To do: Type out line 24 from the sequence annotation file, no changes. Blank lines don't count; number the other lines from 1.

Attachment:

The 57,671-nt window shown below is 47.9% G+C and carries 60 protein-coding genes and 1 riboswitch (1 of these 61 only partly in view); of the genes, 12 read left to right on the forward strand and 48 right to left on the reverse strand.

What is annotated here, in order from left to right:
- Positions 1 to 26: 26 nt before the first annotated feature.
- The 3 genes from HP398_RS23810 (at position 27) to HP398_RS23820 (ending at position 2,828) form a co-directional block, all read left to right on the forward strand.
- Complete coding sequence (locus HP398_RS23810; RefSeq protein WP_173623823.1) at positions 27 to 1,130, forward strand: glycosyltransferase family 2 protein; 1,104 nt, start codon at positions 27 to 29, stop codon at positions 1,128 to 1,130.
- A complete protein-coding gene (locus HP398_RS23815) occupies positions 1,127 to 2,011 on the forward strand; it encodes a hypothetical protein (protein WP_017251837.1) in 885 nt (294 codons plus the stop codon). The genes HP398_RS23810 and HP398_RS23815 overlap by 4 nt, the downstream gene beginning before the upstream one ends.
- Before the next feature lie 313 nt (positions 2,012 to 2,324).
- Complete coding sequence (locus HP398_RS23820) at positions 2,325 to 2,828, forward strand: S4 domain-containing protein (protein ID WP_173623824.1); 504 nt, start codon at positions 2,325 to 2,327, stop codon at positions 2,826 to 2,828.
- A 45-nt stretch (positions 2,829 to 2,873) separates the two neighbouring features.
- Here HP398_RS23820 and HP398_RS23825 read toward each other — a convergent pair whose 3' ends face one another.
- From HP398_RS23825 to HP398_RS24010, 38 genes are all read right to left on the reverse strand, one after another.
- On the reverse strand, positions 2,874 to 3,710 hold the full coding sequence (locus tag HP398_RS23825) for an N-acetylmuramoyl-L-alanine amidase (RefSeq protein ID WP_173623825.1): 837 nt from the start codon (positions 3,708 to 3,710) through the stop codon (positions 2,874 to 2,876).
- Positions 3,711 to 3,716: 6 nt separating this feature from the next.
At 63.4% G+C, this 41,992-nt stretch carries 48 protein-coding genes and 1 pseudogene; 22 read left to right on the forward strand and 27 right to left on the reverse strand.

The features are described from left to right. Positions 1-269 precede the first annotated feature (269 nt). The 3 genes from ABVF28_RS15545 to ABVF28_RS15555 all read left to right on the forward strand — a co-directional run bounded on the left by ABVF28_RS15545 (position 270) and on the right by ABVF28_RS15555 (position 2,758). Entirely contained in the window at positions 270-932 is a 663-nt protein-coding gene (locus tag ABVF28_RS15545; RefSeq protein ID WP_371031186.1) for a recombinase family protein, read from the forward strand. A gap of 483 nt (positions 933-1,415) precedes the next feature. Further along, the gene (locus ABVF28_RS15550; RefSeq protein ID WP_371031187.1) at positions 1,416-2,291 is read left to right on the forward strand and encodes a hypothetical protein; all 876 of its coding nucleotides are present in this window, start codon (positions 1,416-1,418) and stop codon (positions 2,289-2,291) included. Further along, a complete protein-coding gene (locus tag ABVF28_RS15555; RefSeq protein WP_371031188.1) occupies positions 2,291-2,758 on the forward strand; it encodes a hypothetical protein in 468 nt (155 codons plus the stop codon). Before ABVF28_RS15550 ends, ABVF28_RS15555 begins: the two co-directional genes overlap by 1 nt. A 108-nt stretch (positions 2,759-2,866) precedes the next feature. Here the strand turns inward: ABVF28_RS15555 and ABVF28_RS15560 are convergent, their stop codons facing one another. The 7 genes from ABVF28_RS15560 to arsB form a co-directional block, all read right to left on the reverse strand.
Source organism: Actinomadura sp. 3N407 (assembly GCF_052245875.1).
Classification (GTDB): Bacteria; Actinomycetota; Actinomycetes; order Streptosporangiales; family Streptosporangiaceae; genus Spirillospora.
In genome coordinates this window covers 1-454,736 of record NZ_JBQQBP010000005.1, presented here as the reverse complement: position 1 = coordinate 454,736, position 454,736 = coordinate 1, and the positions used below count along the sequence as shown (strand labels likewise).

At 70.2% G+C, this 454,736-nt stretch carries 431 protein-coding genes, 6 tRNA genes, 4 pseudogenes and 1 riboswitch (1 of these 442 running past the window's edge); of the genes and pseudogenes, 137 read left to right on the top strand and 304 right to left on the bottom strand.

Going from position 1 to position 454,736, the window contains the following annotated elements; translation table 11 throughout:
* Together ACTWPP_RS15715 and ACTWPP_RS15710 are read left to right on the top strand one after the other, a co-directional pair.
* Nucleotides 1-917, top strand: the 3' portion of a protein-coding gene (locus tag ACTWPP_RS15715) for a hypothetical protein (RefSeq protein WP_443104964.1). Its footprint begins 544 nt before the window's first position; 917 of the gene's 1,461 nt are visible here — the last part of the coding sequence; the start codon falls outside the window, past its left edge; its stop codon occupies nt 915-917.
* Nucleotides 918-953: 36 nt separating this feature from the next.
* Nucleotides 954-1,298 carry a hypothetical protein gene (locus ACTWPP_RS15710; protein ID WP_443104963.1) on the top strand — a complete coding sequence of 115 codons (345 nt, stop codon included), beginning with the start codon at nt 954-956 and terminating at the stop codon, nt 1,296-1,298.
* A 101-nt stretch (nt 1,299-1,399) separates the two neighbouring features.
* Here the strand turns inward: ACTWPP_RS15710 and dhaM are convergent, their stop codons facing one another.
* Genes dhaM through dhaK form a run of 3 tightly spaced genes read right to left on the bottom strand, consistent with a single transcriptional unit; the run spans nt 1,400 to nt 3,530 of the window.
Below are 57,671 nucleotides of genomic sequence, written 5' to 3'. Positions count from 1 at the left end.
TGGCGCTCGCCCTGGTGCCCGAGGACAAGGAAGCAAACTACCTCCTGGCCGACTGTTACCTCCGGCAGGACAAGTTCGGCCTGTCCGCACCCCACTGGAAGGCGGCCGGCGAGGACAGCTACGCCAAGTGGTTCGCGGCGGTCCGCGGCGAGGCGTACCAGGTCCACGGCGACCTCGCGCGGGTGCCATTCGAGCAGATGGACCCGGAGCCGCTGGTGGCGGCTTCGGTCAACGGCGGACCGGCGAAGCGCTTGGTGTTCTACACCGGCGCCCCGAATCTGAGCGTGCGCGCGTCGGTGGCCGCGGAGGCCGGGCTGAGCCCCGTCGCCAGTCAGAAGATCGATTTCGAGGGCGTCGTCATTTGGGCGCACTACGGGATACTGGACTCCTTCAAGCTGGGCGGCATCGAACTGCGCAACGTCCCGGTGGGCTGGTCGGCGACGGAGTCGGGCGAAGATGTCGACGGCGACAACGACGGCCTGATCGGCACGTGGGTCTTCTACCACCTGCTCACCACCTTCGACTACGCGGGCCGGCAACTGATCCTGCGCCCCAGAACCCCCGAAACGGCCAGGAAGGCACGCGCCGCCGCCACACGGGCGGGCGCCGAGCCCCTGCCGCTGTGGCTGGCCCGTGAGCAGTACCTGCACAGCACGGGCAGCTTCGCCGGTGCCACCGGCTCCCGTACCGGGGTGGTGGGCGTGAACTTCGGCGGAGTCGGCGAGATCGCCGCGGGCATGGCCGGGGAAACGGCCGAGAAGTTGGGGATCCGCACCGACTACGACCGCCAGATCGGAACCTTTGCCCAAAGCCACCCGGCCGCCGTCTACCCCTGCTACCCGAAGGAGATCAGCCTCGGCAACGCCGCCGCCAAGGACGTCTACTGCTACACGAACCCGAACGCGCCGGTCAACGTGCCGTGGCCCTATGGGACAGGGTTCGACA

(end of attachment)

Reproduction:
* Nucleotides 954-1,298 carry a hypothetical protein gene (locus ACTWPP_RS15710; protein ID WP_443104963.1) on the top strand — a complete coding sequence of 115 codons (345 nt, stop codon included), beginning with the start codon at nt 954-956 and terminating at the stop codon, nt 1,296-1,298.